We do know (or I hope we know) that exposure to two languages is not bad for us and it could even be good for us. For kids who are in the process of learning two languages, the challenges that bilingualism poses can be desirable. Yes, learning two languages can be hard, but that’s when we develop those brain muscles (figuratively speaking). What happens as children start school and experience changes in the language they hear? What happens as the demands become greater?In a recently published study, we looked at relationships among children’s screening scores in Spanish and English. Domains targeted included morphosyntax and semantics in English and Spanish using an experimental version of the BESOS (Bilingual English Spanish Oral Screener) for children in first and third grade. We also collected BIOS (Bilingual Input Output Survey) data from parents and teachers. The BIOS (which is part of the BESA) asks about year of first exposure to English and about daily hour-by-hour exposure to English and Spanish. We found some interesting patterns that suggest that exposure and use affects the home (or first) language differently than these do the second language. Also, the effects are different at different ages.
In general, children had their first English exposure around age 2, but currently had more exposure to English (69%) compared to Spanish (31%). As such children performed better on the English BESOS than on the Spanish BESOS. The differences between languages was greater for the older kids. Generally, children with earlier exposure to English had higher scores in English.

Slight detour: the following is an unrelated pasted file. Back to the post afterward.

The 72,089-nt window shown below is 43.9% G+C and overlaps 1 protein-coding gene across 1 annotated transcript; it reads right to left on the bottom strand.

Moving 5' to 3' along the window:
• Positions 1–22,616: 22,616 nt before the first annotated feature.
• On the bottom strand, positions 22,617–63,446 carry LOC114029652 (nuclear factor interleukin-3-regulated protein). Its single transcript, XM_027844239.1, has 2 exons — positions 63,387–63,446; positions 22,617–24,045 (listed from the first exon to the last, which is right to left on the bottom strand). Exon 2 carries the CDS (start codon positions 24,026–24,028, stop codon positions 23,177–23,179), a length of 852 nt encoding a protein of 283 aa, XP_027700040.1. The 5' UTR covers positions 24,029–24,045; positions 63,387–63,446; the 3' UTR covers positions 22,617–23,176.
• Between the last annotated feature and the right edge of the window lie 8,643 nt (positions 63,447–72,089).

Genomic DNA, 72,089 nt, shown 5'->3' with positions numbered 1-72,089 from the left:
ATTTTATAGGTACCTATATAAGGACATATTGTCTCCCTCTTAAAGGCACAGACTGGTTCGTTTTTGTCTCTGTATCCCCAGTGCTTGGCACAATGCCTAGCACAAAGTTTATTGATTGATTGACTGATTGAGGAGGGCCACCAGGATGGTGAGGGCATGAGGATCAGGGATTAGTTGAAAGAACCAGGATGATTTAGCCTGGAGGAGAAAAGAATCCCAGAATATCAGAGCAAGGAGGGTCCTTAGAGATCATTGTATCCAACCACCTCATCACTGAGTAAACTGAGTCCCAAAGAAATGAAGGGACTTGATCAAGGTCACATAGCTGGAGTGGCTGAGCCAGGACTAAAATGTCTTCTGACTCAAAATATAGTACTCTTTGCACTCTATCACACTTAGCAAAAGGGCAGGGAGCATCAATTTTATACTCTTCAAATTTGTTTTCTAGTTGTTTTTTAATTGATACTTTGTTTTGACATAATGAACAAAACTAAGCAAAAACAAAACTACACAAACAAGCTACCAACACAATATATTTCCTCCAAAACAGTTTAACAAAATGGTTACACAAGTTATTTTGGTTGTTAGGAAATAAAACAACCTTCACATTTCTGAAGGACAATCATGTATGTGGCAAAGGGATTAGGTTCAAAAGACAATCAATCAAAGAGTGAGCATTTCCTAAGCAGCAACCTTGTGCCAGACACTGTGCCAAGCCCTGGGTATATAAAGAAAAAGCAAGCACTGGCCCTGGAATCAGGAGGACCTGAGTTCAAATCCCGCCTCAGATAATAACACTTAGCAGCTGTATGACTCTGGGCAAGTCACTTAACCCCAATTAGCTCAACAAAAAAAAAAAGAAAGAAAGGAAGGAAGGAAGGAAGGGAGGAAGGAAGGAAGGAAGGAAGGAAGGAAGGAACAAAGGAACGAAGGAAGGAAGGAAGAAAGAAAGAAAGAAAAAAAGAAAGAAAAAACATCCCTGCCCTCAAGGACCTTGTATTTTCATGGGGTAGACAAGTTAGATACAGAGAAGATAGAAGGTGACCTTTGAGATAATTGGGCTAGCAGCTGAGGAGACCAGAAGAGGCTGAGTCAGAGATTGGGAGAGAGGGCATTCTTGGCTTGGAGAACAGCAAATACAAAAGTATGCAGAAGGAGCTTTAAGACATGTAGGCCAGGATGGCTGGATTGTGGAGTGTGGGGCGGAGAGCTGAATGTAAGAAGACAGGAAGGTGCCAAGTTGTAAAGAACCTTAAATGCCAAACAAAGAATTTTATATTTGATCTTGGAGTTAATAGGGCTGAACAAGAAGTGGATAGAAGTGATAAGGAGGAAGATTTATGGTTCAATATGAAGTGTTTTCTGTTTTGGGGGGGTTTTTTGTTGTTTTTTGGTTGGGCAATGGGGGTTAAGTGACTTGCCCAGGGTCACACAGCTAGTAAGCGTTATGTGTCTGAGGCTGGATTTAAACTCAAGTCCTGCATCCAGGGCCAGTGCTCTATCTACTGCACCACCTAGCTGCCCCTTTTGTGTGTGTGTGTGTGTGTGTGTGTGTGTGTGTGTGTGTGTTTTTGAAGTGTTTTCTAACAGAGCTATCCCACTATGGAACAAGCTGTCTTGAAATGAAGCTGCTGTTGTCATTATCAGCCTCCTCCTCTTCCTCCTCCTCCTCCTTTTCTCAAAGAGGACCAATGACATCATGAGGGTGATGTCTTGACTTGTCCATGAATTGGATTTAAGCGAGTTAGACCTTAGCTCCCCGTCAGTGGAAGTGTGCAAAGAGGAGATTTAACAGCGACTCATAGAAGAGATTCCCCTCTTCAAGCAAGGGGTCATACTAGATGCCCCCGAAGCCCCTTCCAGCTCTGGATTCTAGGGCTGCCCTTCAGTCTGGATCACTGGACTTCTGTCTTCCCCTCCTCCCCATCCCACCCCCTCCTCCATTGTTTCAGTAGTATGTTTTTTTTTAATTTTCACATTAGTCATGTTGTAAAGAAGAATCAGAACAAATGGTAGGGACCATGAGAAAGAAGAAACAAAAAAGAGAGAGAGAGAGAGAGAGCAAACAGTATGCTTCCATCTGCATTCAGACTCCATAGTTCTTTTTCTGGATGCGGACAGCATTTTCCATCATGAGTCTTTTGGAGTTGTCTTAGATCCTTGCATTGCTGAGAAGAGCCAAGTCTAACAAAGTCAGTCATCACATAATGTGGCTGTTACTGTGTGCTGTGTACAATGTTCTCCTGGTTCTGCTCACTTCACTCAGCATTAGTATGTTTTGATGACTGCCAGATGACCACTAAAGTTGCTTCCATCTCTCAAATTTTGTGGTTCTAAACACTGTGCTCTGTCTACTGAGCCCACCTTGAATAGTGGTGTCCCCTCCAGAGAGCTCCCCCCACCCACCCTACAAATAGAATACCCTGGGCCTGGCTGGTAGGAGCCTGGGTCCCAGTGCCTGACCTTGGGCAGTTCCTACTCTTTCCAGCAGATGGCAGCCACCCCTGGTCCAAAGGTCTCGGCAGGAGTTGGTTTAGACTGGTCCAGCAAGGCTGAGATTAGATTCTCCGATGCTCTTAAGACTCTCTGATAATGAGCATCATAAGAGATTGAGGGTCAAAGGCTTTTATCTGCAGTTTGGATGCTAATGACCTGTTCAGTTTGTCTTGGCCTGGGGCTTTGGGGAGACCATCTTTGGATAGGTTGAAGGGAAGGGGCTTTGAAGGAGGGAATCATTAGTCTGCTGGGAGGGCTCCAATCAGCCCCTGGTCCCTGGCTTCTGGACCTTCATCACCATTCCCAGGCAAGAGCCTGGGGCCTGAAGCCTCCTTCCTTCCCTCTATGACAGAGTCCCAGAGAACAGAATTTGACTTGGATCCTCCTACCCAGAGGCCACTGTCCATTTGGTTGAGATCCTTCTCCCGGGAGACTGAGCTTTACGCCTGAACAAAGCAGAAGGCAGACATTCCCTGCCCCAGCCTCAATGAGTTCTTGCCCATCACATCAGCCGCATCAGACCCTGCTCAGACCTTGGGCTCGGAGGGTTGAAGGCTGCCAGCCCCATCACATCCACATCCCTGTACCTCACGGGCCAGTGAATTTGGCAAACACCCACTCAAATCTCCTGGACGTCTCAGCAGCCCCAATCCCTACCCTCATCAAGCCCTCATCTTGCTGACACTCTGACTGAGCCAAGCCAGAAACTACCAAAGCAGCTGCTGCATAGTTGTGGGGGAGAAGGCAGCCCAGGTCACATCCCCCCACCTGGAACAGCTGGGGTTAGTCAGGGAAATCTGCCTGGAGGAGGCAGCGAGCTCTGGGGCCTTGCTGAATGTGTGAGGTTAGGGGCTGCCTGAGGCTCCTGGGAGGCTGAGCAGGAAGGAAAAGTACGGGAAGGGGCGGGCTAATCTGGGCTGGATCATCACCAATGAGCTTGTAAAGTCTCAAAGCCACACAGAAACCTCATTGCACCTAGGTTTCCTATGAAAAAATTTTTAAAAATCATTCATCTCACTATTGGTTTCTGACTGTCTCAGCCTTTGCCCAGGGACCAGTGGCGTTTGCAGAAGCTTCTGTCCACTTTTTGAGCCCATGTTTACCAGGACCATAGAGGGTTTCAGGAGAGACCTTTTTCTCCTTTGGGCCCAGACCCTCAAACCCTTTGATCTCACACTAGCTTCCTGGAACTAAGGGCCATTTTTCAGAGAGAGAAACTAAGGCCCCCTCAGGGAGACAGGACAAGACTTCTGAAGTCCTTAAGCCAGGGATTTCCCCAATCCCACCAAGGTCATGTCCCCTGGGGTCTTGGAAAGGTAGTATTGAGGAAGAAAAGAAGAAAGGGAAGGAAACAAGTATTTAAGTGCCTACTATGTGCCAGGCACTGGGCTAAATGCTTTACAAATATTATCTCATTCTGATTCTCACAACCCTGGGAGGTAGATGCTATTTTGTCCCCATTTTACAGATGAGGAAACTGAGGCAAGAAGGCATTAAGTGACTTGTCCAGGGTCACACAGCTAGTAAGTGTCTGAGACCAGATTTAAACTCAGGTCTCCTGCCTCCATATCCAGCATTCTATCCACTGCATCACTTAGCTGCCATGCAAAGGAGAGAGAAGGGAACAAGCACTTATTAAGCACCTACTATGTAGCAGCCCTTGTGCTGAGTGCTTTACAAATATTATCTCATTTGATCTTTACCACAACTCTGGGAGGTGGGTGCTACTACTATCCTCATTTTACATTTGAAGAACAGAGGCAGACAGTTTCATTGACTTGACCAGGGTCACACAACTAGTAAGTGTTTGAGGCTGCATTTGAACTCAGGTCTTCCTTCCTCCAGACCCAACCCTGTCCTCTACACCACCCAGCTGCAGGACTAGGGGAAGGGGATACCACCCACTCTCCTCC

For English scores, current use and exposure to English accounted for 28% of the variance for first graders. Year of first exposure to English was highly correlated to current use and exposure. For third graders, current use and exposure to accounted for 8% of the variance in English scores. Age of first English exposure made little difference among children whose first exposure was before age 3, but it was greater for children who first started learning English after age 5 and increased with later exposure. I think what matters here is that age of first English exposure matters if that initial exposure is fairly recent (within the last 3-4 years). As kids get older and the time of first exposure was further back it matters less and less. So, first English exposure at age 4 matters more if a child is 7 than if a child is 9.
Spanish patterns were different however. For first graders both first age of English exposure AND current exposure to Spanish made a difference depending on level of exposure. If children had fairly balance exposure to the two languages, age of exposure to English had little impact on Spanish scores. This means that kids can hold on to their Spanish fluency if they continue to have exposure to Spanish. If they used Spanish a lot of the time, but had early English exposure, they also performed well in Spanish. But, the combination of early exposure to English and low exposure to Spanish contributed to lower scores in Spanish.
Patterns for 3rd graders were similar. But, if they had recent exposure to English with higher Spanish exposure, Spanish scores were more greatly affected. It may be that the language demands of third grade are greater which results in more suppression of Spanish especially as children are beginning to learn English. It may be that more systematic support of the home language would help to maintain the home language– because remember that their English scores are not affected as much as Spanish at this transition.
- current exposure and use matters for English, but even at 50% exposure kids can make good steady gains
- age of exposure matters for English if it was recent (within 3-4 years)
- a combination of age of exposure and current exposure matters for Spanish
- as kids get older, recent exposure to English tends to suppress Spanish more, and this could be related to higher level demands in English